AliceinChains and Guitarmunky are dead on, playing fast should be no more difficult than playing slowly (and actually i've found once you get to a certain point playing slowly and in time is FAR more difficult) it should be entirely second nature.
#10
well, Im no guitarmunky freepower or z4tweeny, but what I do to build up speed is to learn 1 lick every day and try to play it as fast as possible (but always accurately) with the help of a metronome. I can say ive noticed some progress.

btw, yesterday I spent like 2 hours playing the Fight Fire With Fire solo at 65% speed and while someone might think its still too slow I can say that 1 month ago I couldnt get past 55% speed!!!

practice practice practice ...
#11
Quote by GuitarMunky

keep in mind alot of things, such as hand synchronization just works itself out. You shouldn't have to think about that any more than you think about how your mouth muscles move to allow you to talk. You just..... talk. and of-course you didn't learn to talk by practicing mouth movements..... you listened to other people and mimicked them. Your mouth just does what it needs to do........for the most part your hands will do the same when playing the guitar.


I don't know, for a lot of people, hand synch can do with a bit of focused practice. Helped me.

Imo, every part of a seemingly automatic system (talking, driving, playing a musical instrument) is built up of tiny sections of learnt fundamentals.

Talking is just really really hard and people go through a stage where their brain is hardwired to learn to speak.
#12
It is amusing to pick up a guitar and be able to translate a sound in your head onto a sound on guitar without thinking about even the physical motion, like putting a drink to your mouth, having a guitar feels so natural I just pick it up to feel normal sometimes
Originally posted by TapMaster
If you break a JEM you know your going to go to hell when you die

Only member of the 'This is too immature for me' club.
#13
Quote by Freepower
I don't know, for a lot of people, hand synch can do with a bit of focused practice. Helped me.

Imo, every part of a seemingly automatic system (talking, driving, playing a musical instrument) is built up of tiny sections of learnt fundamentals.


Talking is just really really hard and people go through a stage where their brain is hardwired to learn to speak.



All of those automatic things, such as talking, or walking, are developed not by focusing on your mouth or leg movements but rather by what your trying to say, or where your walking to.

had your practice session been focused on playing a piece of music, your hand synchronization would have improved just the same, and you would have been developing your ear at the same time, making you practice session more productive.

My perspective is this:

focus on the music, let your hands do what they need to do. If you struggle with a particular issue, deal with it then.

thats not to say you shouldn't strive for good technique. Holding the pick correctly, using fingertips.... ect are fundamental things that need to be practiced at 1st. Alot of things though, work themselves out through the experience of playing.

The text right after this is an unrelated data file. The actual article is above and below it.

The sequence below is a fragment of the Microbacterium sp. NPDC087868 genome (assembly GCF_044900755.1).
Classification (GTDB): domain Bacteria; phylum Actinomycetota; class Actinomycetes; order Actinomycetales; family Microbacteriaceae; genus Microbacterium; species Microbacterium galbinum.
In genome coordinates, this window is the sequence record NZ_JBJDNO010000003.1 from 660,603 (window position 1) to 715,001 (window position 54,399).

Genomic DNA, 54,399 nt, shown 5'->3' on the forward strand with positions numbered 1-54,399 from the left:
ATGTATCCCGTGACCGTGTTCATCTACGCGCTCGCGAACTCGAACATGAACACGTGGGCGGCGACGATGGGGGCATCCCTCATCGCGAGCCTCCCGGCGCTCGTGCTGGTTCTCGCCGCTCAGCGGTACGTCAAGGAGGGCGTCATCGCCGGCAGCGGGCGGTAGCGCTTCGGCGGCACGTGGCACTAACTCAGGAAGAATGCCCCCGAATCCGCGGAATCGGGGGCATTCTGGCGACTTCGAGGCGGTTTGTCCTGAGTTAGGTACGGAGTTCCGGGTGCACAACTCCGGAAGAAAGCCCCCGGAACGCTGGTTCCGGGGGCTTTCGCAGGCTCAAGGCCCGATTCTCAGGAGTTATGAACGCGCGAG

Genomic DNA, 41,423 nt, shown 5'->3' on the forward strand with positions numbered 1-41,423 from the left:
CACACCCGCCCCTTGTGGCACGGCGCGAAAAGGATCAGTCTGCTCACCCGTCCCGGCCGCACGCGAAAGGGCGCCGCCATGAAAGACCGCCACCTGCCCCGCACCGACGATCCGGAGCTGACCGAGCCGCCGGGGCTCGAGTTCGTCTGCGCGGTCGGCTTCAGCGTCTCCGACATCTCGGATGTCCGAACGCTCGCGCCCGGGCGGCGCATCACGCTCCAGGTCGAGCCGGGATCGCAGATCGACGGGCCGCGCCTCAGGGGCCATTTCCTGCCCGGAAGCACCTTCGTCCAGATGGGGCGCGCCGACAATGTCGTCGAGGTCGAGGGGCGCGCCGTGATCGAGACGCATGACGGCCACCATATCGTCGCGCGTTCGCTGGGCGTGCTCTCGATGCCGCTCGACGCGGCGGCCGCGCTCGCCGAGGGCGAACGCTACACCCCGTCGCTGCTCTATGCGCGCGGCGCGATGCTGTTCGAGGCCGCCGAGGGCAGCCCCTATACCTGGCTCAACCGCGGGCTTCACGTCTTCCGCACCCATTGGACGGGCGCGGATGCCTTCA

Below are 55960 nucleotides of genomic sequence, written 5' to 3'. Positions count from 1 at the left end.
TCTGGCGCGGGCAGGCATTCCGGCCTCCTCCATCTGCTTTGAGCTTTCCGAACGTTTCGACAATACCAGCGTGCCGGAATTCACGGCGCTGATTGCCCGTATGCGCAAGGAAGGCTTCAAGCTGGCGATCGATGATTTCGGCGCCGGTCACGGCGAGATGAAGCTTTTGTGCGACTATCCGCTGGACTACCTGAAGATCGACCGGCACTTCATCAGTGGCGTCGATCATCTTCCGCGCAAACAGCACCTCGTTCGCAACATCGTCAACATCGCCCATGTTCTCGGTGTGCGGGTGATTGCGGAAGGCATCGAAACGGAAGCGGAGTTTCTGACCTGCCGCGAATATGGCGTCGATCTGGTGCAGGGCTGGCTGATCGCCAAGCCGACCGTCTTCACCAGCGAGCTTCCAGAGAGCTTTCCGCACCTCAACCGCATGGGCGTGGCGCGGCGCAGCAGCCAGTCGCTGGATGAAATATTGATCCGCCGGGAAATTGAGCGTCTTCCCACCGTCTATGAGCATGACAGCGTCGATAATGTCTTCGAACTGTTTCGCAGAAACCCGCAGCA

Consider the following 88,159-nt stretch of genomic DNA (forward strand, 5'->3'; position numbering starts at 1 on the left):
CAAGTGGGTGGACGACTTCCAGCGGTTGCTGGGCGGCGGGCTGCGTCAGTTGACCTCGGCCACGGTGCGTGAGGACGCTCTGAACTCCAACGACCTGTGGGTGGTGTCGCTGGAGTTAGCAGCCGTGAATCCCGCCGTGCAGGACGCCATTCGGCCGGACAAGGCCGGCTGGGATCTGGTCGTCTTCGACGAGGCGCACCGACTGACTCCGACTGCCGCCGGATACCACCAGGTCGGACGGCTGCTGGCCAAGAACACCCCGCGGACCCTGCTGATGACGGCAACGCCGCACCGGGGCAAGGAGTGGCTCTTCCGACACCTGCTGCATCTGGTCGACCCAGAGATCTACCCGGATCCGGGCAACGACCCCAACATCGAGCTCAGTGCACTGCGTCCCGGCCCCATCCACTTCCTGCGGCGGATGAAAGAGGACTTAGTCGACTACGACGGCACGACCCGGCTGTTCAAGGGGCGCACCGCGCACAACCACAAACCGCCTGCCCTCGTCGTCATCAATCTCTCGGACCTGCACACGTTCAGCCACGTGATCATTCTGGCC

There are literally thousands of things we could be working on as exercises. I think alot of people get led on a wild goose chase, trying to master every little technical aspect of playing the guitar. Unfortunately, they often get caught up in the chase and end up leaving the music behind.
shred is gaudy music
Last edited by GuitarMunky at Sep 5, 2008,
#14
Quote by GuitarMunky
All of those automatic things, such as talking, or walking, are developed not by focusing on your mouth or leg movements but rather by what your trying to say, or where your walking to.

had your practice session been focused on playing a piece of music, your hand synchronization would have improved just the same, and you would have been developing your ear at the same time, making you practice session more productive.

My perspective is this:

focus on the music, let your hands do what they need to do. If you struggle with a particular issue, deal with it then.
.

I'm with Freepower on this one. Olympic runners don't just train by running. They do weights and also tailor their training to achieve proper technique. Yeah you can learn to run by running but if you want to run faster you will employ other training practices to improve technique as well.

Same with the learning to talk example used earlier. Many professional speakers and actors will actually work on specific technical exercises to improve their diction and speaking ability. They practice certain words and nonsensical sentences to improve the technical efficiency and co ordination in the muscles of their mouth and tongue. They will also practice breathing techniques to ensure proper use of diaphram to project their voice. They will often practice singing exercises to use pitch effectively and will learn to control their body language to reinforce what they are saying. Sometimes they will practice great speeches and other times focus particularly on technical exercises. It is a mixture of both.